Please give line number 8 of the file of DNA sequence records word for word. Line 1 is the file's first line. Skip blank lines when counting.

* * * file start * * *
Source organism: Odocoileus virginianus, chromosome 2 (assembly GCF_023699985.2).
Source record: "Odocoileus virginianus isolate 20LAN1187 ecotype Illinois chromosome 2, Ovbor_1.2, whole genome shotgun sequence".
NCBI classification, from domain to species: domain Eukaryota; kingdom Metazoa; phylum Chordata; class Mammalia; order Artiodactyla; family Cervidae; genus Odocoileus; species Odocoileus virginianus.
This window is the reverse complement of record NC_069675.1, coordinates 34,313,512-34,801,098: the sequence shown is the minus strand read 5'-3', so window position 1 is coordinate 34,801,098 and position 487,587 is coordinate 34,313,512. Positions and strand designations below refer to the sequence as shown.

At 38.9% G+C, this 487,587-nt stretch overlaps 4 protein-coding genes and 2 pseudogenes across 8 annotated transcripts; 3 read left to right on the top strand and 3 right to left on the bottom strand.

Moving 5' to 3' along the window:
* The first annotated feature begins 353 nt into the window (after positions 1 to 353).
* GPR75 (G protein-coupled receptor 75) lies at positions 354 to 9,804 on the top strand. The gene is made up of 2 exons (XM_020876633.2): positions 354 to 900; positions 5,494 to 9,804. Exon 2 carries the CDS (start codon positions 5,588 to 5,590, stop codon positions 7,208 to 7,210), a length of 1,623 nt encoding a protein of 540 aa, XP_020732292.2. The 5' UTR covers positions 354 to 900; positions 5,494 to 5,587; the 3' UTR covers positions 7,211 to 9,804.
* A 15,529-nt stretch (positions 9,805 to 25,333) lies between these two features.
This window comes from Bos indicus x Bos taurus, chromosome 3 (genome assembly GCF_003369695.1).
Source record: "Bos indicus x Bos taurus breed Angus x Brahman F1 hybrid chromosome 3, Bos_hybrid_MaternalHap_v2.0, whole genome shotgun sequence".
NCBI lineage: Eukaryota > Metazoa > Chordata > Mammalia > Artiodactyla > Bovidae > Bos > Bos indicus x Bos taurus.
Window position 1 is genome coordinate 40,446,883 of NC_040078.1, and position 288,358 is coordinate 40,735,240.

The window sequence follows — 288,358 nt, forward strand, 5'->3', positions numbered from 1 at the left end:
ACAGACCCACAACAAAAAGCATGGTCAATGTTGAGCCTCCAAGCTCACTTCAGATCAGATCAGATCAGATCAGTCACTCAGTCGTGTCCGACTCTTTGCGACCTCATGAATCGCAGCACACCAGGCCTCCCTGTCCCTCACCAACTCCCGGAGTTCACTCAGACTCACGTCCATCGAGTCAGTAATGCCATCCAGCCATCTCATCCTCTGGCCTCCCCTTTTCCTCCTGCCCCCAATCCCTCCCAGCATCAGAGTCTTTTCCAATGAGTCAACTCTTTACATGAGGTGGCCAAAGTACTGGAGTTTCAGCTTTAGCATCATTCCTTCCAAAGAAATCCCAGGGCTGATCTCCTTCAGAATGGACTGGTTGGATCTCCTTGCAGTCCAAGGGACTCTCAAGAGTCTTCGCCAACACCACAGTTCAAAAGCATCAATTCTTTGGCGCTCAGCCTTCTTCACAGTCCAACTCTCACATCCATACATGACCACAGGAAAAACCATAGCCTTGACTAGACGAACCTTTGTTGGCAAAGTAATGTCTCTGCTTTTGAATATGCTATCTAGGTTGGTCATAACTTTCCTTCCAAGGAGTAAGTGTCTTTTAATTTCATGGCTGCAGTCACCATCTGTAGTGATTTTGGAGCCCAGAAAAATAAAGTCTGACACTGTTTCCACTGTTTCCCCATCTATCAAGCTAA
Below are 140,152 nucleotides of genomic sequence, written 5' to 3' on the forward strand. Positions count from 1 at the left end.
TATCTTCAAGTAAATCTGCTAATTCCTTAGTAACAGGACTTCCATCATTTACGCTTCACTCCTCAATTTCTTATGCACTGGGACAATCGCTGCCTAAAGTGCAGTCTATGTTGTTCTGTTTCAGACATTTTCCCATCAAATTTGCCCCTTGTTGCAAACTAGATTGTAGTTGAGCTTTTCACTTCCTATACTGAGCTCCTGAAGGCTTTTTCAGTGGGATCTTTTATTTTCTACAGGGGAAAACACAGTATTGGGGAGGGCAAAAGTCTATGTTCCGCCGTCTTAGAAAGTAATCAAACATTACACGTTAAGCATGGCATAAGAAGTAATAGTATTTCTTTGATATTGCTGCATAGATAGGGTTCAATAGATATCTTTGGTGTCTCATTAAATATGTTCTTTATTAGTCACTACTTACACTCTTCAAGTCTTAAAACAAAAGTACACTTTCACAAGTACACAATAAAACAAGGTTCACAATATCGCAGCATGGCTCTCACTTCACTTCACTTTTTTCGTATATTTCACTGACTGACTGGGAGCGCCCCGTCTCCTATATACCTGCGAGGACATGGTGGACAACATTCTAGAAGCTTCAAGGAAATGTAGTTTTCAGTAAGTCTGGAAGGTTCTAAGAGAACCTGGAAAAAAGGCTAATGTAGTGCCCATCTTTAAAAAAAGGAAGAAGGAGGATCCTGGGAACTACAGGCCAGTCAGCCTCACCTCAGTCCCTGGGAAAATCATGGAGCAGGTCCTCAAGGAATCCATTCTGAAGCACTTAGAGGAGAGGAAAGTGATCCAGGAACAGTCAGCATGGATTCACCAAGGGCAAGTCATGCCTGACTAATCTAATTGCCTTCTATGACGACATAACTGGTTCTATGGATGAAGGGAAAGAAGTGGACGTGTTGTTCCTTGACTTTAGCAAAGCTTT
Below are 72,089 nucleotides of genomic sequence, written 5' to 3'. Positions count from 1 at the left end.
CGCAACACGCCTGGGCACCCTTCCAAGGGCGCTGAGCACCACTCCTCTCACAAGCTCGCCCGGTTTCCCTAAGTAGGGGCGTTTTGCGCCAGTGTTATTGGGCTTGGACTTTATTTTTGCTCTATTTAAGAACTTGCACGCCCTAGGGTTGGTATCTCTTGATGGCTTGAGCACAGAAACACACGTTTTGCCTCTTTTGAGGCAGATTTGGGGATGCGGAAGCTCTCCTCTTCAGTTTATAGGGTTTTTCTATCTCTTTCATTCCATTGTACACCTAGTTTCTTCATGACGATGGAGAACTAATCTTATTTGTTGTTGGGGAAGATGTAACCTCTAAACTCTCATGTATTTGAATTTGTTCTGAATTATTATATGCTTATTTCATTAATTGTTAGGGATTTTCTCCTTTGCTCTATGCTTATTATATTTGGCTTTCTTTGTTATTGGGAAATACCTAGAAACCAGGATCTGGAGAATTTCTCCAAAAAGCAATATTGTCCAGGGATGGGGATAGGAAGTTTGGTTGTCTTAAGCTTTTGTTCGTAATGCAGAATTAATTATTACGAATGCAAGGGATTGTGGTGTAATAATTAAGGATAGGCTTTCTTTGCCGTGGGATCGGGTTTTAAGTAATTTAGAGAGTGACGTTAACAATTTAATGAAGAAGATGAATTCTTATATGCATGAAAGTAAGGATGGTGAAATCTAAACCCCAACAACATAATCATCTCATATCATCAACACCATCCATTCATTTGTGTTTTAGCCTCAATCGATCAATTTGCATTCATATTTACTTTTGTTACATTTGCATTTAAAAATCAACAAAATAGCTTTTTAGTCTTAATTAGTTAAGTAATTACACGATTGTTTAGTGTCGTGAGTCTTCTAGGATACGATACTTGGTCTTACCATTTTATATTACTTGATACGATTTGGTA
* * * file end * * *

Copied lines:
* GPR75 (G protein-coupled receptor 75) lies at positions 354 to 9,804 on the top strand. The gene is made up of 2 exons (XM_020876633.2): positions 354 to 900; positions 5,494 to 9,804. Exon 2 carries the CDS (start codon positions 5,588 to 5,590, stop codon positions 7,208 to 7,210), a length of 1,623 nt encoding a protein of 540 aa, XP_020732292.2. The 5' UTR covers positions 354 to 900; positions 5,494 to 5,587; the 3' UTR covers positions 7,211 to 9,804.